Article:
The resulting scales maintain the brevity of the original UW-QOL scale. The design of the scale enabled easy administration and resulted in little burden on our patients. We are also encouraged by the scale's performance, since it not only appears to appropriately measure QOL in our patient population, but also seems to be sensitive to clinically meaningful change.

Limitations

We have tested the translated scales on patients seen exclusively at the Tata Memorial Hospital in Parel, India. Although we do not anticipate that responses from patients in the rest of India would vary systematically from ours, we do note that generalizing the rest of the Indian population requires further study. It is also important to note the small sample size used in the test--retest phase of the validation. Finally, it is also important to recognize that more data are required in order to achieve greater understanding of benchmark values for H and N patients.

Conclusions

Nonetheless, the Marathi and Hindi versions of the UW-QOL appear to be valid and reliable instruments. Because of its brevity and ease of administration, we believe it can be rapidly implemented into general routine clinical practice to monitor a patient's H and N cancer-specific QOL and will be a vital tool for achieving greater insight into the short- and long -term QOL of our individual and collective patients. Furthermore, emerging translations of this scale into Brazilian, Portuguese, [12] Swahili, Spanish and several Asian languages will facilitate greater understanding of how QOL differs in developing countries around the world.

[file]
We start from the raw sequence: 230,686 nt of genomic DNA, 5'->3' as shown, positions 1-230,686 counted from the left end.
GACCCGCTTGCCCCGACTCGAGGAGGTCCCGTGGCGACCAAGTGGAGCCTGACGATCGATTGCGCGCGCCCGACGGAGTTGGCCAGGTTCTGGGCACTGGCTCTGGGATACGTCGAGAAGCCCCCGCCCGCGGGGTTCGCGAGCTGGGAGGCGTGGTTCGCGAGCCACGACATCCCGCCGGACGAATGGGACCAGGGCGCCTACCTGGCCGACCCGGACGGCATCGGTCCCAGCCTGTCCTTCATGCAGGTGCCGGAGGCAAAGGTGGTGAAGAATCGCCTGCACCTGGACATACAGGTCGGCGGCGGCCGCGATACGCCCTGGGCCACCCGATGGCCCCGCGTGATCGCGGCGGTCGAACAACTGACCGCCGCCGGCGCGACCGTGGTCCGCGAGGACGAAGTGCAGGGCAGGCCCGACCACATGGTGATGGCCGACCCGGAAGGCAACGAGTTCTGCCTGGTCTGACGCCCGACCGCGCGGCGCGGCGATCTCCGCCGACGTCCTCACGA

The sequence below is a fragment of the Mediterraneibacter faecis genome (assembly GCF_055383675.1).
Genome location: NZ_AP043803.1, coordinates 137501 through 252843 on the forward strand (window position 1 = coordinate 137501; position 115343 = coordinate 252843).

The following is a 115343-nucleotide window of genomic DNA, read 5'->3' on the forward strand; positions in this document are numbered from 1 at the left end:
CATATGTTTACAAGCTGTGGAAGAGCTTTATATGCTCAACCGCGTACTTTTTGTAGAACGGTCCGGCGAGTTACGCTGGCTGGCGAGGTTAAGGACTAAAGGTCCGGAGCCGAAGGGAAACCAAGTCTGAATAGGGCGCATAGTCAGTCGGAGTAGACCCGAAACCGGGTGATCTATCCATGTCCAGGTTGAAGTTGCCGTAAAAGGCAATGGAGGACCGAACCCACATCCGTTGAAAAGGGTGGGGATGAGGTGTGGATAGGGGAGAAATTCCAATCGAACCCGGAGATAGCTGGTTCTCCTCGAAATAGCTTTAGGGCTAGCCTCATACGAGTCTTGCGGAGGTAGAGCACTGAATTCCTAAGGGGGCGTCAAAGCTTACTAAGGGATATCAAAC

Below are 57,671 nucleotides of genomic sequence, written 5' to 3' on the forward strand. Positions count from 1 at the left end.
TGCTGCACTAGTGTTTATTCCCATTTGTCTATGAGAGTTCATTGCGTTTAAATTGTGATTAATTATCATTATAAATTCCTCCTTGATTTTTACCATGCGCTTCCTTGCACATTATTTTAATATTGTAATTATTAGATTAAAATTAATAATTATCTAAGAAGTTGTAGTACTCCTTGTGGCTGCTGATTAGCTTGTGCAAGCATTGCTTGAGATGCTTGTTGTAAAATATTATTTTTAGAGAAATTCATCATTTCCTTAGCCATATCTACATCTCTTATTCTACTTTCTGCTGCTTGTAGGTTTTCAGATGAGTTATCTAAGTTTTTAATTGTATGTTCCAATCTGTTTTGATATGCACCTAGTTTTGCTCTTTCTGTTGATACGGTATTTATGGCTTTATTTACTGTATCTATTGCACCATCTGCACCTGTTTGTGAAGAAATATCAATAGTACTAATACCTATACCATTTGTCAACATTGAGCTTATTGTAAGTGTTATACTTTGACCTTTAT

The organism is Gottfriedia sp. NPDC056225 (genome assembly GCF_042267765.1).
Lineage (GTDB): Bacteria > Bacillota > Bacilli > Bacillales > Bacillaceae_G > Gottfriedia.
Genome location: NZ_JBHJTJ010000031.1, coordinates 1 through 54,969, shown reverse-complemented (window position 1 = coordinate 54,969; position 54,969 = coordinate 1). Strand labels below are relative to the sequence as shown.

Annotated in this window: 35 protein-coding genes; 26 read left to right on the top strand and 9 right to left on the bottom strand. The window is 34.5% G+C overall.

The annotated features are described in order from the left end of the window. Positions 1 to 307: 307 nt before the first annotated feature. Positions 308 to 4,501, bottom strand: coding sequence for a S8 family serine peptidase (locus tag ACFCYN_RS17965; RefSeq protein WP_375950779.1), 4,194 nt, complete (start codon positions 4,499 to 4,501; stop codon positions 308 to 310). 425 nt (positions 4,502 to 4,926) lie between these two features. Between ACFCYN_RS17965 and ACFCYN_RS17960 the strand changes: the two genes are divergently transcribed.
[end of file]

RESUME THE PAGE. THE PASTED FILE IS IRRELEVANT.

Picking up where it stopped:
Acknowledgement

We thank Dr. Siddharth A. Shah for his kind help in compiling and submission of the manuscript.

References